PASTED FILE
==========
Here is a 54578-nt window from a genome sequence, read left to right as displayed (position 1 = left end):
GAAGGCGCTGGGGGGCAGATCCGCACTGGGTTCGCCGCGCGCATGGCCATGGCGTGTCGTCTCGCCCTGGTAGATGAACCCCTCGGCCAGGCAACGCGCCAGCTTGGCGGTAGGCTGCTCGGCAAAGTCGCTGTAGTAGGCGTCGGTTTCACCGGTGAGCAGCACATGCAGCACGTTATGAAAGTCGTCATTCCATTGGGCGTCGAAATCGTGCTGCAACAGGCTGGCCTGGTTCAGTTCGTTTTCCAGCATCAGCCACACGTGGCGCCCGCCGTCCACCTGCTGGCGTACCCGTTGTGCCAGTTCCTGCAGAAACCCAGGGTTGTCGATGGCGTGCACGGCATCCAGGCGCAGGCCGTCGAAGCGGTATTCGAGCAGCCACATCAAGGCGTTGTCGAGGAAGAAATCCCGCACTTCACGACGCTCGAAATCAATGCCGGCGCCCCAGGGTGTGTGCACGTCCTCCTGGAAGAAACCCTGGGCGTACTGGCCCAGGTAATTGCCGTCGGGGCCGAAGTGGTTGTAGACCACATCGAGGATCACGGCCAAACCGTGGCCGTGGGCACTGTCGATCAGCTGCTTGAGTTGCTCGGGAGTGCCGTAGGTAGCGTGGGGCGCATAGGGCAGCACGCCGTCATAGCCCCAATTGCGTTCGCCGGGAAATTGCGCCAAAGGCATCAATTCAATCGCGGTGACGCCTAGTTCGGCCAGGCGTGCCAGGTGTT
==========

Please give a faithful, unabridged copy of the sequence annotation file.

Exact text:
Here is a 54578-nt window from a genome sequence, read left to right as displayed (position 1 = left end):
GAAGGCGCTGGGGGGCAGATCCGCACTGGGTTCGCCGCGCGCATGGCCATGGCGTGTCGTCTCGCCCTGGTAGATGAACCCCTCGGCCAGGCAACGCGCCAGCTTGGCGGTAGGCTGCTCGGCAAAGTCGCTGTAGTAGGCGTCGGTTTCACCGGTGAGCAGCACATGCAGCACGTTATGAAAGTCGTCATTCCATTGGGCGTCGAAATCGTGCTGCAACAGGCTGGCCTGGTTCAGTTCGTTTTCCAGCATCAGCCACACGTGGCGCCCGCCGTCCACCTGCTGGCGTACCCGTTGTGCCAGTTCCTGCAGAAACCCAGGGTTGTCGATGGCGTGCACGGCATCCAGGCGCAGGCCGTCGAAGCGGTATTCGAGCAGCCACATCAAGGCGTTGTCGAGGAAGAAATCCCGCACTTCACGACGCTCGAAATCAATGCCGGCGCCCCAGGGTGTGTGCACGTCCTCCTGGAAGAAACCCTGGGCGTACTGGCCCAGGTAATTGCCGTCGGGGCCGAAGTGGTTGTAGACCACATCGAGGATCACGGCCAAACCGTGGCCGTGGGCACTGTCGATCAGCTGCTTGAGTTGCTCGGGAGTGCCGTAGGTAGCGTGGGGCGCATAGGGCAGCACGCCGTCATAGCCCCAATTGCGTTCGCCGGGAAATTGCGCCAAAGGCATCAATTCAATCGCGGTGACGCCTAGTTCGGCCAGGCGTGCCAGGTGTT